btw--I've maybe done that 4 times in 9 years, and I am a SAHM who regularly cooks dinner at home. This is a well-used cooktop/range.

    Bookmark   October 1, 2012 at 12:24PM
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Sophie Wheeler

Using the razor blade scraper uses the same tool and technique as scraping paint off of glass. If you've ever accidentally had a drip of paint on a window, then you've already done this without any issues. Or if you've scraped an inspection sticker or parking permit sticker off of your car windshield. It really is NOT a big deal! If you clean spills as you go, and put a moist paper towel on the burner as it's warm and cooling down, then cleaning up after you eat is a breeze. You just wipe it off with that moist paper towel, and maybe give it a spritz of Windex or Fantastic if you want it to sparkle. Greasy spatters do need something that will cut the grease, but they aren't any worse than anything else you'll be cleaning up.

Take a refrigerator magnet and see if it will stick to some of your current pots. Induction is the standard in Europe for a reason! It's more energy efficient, doesn't put as much heat into the room, and you can even put down paper towels directly onto the cooking surface and place your pot on top if you've got something messy planned like frying up a big mess of Sunday chicken in your cast iron skillet. Just wrap up the paper towels with the splatter on them and toss them and you'll be done with the cleaning chore.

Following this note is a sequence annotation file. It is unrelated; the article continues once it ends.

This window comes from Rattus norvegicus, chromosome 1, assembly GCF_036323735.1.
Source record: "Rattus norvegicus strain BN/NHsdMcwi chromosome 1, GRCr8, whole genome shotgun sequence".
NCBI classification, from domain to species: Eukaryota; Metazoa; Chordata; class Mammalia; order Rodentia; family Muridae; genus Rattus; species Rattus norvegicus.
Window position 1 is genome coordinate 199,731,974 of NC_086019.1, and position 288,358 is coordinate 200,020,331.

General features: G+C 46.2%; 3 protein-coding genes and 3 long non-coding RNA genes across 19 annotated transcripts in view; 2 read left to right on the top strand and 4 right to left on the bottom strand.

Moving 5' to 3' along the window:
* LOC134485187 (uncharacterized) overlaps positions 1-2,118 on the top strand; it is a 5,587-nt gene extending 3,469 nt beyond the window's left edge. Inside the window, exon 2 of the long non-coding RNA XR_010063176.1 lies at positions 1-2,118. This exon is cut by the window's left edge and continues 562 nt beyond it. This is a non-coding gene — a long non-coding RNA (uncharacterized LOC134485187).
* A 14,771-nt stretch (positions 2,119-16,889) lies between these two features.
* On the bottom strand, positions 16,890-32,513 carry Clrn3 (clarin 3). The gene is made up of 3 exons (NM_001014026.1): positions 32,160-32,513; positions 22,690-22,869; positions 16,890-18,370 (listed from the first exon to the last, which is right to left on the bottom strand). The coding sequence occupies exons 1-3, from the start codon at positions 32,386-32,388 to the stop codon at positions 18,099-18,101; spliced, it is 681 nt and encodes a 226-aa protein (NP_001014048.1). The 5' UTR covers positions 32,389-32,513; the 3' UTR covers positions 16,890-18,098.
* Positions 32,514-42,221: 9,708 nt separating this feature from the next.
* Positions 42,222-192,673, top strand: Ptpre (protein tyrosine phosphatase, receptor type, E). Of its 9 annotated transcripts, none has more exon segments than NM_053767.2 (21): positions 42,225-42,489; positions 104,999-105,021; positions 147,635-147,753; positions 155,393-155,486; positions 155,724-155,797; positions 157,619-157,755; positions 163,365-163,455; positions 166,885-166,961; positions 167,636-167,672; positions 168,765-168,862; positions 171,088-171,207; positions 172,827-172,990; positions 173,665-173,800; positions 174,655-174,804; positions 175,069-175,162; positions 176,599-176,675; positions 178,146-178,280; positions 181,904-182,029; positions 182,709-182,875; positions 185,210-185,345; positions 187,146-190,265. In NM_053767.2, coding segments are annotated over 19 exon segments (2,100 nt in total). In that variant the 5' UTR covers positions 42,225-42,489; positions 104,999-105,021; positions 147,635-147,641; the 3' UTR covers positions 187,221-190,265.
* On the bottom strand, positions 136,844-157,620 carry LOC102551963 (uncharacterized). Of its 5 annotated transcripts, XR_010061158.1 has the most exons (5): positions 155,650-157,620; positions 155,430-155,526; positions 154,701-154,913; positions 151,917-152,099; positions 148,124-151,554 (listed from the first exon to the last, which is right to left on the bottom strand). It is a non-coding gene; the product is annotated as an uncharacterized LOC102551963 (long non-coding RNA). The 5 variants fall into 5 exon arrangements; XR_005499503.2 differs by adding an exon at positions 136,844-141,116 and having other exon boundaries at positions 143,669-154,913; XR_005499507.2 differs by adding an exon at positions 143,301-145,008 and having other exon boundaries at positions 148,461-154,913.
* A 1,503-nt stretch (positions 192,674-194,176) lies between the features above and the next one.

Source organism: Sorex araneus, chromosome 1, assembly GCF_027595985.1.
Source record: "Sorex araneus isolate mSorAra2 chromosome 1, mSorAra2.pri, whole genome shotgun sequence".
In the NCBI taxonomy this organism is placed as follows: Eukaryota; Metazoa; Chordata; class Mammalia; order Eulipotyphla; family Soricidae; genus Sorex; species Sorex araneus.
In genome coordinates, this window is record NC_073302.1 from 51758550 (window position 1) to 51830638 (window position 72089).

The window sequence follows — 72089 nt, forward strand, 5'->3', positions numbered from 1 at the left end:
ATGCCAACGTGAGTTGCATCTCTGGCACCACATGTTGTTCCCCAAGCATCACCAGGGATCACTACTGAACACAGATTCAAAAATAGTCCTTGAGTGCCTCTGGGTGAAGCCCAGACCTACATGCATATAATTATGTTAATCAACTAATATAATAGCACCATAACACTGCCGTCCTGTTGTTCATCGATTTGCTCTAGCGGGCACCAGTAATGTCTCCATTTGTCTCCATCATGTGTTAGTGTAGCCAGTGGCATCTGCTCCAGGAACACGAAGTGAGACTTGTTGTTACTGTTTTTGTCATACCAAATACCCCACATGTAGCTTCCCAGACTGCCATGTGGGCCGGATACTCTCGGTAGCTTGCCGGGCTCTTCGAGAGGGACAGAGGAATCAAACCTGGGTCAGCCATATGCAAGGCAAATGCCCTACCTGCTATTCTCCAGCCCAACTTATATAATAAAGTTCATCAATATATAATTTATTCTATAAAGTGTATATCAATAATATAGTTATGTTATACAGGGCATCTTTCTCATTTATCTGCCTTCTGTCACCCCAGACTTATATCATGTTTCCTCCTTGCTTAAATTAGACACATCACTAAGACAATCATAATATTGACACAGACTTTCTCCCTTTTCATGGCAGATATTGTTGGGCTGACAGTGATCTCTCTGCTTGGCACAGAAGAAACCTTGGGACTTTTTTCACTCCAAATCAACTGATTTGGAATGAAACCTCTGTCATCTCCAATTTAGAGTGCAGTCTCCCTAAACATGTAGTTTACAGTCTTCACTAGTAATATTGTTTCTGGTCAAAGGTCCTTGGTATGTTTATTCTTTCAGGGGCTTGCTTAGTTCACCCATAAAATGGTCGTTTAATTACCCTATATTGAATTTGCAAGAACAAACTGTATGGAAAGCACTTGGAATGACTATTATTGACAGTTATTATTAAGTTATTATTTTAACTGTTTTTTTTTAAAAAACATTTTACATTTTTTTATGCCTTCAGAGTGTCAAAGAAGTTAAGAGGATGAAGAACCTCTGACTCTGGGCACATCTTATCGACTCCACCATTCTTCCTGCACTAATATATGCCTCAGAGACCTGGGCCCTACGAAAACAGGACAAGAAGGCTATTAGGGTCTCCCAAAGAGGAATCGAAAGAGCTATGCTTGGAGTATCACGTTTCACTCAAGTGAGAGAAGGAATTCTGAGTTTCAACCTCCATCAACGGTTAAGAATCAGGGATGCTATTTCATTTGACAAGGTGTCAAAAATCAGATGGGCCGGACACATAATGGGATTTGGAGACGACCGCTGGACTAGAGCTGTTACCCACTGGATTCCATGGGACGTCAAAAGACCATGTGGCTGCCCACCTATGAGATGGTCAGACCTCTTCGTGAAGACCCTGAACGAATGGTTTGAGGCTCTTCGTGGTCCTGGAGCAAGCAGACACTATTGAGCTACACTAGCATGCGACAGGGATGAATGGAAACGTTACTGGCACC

Bookmark   October 1, 2012 at 12:41PM
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We had a Whirpool stove at our old house. It was white, with the light grey speckled top. I have never hated a stove so much in my life. It did seem to stain, or at least they left huge black marks that I couldn't clean with ANYTHING. I am sure that in retrospect, I maybe just didn't clean them fast enough, but I am a messy cook with small children, so it just wasn't practical for me.

Now I have induction, and I wouldn't trade it for the world!

    Bookmark   October 1, 2012 at 1:37PM
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Thank you all for your help. I have taken the advice that many have suggested about an induction stove and I am going to consider one. I am sure I will be back with lots more questions.

    Bookmark   November 4, 2012 at 9:55PM